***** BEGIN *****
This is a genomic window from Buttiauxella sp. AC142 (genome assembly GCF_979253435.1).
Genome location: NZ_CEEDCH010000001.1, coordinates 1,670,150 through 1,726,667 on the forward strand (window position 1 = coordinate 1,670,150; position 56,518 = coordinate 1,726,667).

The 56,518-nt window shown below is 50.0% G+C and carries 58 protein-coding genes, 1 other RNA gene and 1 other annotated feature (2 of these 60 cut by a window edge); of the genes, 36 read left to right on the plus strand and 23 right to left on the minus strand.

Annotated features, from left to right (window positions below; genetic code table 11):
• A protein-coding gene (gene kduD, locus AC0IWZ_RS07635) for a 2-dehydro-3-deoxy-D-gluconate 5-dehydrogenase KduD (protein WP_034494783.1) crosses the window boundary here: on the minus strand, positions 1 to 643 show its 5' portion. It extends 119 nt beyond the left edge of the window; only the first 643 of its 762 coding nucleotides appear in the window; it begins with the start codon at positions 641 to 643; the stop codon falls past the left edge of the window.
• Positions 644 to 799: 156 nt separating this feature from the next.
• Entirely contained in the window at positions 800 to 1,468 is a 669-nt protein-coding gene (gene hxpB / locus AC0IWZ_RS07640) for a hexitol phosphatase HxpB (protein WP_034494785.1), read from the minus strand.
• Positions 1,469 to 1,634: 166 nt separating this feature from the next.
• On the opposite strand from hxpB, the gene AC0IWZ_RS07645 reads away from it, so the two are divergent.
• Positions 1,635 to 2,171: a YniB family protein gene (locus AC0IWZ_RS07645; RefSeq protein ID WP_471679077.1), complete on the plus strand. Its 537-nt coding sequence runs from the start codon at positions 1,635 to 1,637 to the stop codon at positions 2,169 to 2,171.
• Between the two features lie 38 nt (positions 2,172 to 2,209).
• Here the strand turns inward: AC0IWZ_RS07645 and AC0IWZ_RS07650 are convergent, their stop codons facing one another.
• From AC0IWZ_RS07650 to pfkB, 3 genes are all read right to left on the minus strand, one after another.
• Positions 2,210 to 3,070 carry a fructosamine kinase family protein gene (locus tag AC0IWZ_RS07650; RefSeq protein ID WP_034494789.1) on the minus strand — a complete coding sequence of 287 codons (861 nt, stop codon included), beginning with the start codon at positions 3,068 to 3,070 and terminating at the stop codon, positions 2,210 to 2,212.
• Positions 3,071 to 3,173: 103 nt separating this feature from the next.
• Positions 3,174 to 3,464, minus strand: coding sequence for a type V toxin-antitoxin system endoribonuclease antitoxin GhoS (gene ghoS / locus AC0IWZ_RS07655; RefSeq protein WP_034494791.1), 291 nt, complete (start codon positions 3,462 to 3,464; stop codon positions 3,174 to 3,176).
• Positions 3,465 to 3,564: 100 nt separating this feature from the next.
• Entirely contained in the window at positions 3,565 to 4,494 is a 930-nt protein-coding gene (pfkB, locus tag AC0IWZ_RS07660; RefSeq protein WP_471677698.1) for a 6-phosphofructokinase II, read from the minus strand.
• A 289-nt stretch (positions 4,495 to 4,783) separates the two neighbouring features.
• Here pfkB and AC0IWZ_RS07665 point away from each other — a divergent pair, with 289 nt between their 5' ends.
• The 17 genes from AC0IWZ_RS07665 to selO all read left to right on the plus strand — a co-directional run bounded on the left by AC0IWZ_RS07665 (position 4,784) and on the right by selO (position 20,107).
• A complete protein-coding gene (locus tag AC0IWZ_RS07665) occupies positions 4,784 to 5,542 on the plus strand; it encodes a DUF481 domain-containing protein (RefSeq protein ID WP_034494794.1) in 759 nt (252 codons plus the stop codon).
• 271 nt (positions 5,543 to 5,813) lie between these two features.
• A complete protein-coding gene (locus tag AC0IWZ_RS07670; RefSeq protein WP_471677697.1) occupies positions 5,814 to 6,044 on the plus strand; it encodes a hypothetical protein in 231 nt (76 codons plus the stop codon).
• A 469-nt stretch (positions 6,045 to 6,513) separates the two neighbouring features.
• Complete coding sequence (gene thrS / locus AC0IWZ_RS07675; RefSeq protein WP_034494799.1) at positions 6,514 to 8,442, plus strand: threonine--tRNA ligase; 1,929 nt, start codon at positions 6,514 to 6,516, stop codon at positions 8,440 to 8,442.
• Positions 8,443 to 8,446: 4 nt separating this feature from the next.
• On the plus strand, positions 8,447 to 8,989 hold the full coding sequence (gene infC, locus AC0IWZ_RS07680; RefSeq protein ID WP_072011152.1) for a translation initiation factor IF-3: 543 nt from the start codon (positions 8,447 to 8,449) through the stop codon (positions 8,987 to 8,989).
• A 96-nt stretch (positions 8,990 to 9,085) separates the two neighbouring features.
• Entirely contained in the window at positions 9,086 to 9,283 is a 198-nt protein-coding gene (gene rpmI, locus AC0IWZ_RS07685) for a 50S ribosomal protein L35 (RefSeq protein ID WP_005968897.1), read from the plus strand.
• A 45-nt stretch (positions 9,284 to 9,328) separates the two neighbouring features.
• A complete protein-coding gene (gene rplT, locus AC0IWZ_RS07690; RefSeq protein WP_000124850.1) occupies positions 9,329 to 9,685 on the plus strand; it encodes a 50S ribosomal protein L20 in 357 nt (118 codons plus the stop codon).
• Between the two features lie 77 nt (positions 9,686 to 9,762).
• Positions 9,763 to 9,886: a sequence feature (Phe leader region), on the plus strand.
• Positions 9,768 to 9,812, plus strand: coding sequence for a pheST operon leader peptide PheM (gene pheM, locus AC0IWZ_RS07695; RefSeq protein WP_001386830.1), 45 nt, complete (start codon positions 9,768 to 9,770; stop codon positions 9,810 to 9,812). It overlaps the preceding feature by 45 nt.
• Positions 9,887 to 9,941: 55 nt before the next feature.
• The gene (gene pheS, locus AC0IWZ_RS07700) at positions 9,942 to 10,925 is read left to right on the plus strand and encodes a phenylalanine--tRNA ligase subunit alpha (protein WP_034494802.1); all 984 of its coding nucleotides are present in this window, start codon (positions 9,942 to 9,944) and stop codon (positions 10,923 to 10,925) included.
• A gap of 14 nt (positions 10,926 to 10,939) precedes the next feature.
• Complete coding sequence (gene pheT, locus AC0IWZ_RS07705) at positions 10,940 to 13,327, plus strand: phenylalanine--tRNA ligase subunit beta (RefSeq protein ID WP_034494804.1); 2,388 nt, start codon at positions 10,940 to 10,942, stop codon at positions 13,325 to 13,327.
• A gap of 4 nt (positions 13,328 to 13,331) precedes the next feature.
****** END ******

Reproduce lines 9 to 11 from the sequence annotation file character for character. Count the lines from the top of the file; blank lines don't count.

• On the opposite strand from hxpB, the gene AC0IWZ_RS07645 reads away from it, so the two are divergent.
• Positions 1,635 to 2,171: a YniB family protein gene (locus AC0IWZ_RS07645; RefSeq protein ID WP_471679077.1), complete on the plus strand. Its 537-nt coding sequence runs from the start codon at positions 1,635 to 1,637 to the stop codon at positions 2,169 to 2,171.
• Between the two features lie 38 nt (positions 2,172 to 2,209).